Synopsis – When smart but cash-strapped teen Ellie Chu agrees to write a love letter for a jock, she doesn’t expect to become his friend – or fall for his crush.
My Take – As we all know by now, films releasing on Netflix tend to vary in quality vastly. Where on one hand we have films like The Irishman and Marriage Story, that up their status quo in the very competitive industry, on the other hand, we have set of Adam Sandler produced and led films which will force anyone to question the integrity and the psychological condition of everyone involved in the production (expect Murder Mystery of course).
However, when it comes to the genre of romantic comedy, Netflix seems to have found the winning formula! With films like The Kissing Booth, All of the Boys I’ve Beloved Before, Set It Up and Always Be My Maybe, among many others, finding wide acceptance. Hence it was expected that their latest offering from filmmaker Alice Wu, which was honored by the Tribeca Film Festival with The Founders Award for Best U.S. Narrative Feature, would be on everyone’s radar, especially considering that it was a marketed as a unique rom com with a lesbian twist.
While a rom com set at a high school, can easily become something sappy or overly cliché, here, writer/director Alice Wu proves she can be very assertive in both her capacities, and successfully delivers a very relatable story about love, unexpected friendship and longing, while making a beautiful observation of relationships.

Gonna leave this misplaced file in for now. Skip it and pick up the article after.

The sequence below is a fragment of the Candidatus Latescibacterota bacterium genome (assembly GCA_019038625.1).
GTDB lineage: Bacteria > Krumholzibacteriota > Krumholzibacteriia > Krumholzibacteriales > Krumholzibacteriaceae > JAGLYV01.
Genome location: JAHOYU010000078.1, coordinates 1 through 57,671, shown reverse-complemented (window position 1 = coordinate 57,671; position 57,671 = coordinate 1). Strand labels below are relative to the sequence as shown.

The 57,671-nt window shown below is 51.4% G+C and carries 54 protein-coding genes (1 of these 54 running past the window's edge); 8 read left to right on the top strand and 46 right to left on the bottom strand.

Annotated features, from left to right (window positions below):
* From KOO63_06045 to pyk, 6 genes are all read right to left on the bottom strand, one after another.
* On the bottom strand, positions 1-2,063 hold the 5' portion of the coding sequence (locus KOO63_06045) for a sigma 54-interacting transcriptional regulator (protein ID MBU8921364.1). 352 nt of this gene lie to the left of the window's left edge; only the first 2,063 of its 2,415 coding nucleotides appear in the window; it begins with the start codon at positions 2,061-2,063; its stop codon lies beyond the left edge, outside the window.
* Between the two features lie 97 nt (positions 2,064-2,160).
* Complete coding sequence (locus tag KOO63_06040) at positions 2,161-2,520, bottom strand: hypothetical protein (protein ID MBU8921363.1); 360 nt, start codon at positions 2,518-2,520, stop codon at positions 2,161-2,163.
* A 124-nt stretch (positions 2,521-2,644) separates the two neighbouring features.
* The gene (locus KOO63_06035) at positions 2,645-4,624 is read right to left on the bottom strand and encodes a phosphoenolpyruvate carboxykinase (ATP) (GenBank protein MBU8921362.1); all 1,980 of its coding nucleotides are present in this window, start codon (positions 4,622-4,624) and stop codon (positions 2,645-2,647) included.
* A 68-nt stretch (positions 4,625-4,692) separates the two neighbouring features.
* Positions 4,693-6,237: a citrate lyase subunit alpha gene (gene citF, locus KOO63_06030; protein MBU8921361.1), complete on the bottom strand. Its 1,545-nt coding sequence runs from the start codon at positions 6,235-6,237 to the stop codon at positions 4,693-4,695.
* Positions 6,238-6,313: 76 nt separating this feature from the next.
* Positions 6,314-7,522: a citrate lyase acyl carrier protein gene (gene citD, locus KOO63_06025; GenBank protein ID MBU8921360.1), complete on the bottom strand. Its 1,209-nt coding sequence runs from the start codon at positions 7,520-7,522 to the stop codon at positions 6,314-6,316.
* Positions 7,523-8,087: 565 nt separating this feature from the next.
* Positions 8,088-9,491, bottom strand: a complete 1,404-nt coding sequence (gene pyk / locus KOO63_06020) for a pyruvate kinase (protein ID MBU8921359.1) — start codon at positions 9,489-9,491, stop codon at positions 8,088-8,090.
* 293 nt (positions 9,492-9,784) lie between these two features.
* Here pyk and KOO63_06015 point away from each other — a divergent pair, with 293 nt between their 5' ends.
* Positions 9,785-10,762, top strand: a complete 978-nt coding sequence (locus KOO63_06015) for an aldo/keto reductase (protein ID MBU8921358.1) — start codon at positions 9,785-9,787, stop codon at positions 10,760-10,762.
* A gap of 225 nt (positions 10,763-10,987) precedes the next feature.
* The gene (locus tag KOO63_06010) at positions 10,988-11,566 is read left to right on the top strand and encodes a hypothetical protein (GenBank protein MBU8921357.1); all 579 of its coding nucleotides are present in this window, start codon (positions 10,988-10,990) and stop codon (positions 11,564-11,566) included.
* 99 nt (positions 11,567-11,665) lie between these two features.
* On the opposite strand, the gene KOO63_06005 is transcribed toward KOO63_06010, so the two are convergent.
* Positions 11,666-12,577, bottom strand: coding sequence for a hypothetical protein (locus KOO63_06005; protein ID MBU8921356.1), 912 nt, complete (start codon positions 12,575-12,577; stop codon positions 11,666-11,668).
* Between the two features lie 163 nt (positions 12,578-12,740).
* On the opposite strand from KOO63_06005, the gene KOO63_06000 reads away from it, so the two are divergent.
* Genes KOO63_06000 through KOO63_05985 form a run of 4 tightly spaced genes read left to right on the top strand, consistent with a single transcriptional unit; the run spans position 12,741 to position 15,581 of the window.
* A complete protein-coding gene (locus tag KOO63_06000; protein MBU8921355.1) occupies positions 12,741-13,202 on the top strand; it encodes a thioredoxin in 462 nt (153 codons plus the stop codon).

Also without ever pointing a finger at anyone’s background or beliefs, director Alice Wu dares to open up the conversation on religion and existentialism. But most importantly she never forces the LBGTQ aspect of the film. Instead the sole focus remains on being about love and what comes with it. Making this one a truly delightful film.
The story follows Ellie Chu (Leah Lewis), a shy and introverted, straight ‘A’ student, in her senior year, who helps her single dad pay the bills by ghostwriting essays for her peers. However one day, Paul (Daniel Diemer), a bumbling jock from the football team, with cooking aspirations, comes to her with a weird request – her writing services for a love letter under his name to Aster (Alexxis Lemire), the local pastor’s daughter, who he knows is far smarter than he will ever be.
Hesitantly, Ellie agrees, after all it is just one letter, and manages to spark a written conversation with Aster, but soon it becomes clear to Ellie that she has way more in common with her than the guy she’s helping out, which causes her to realize, for the first time, who she really is.
The film starts with a beautiful, artsy animation and excellent voice over work, guiding us into the mysteries of love at a very young age. This one is not your typical high school film, as it gives us characters that are easy to relate to because the film is more grounded in reality than your average rom com. That makes it easy to see ourselves in the characters and empathize with their struggles. While one might recognize the plot as overly familiar which has just been YA love story, here, director Alice Wu embodies the film with all the sweetness of a standard coming-of-age rom-com, while also waving in commentary on race, class, religion, and gender in a way that is rarely seen in the genre.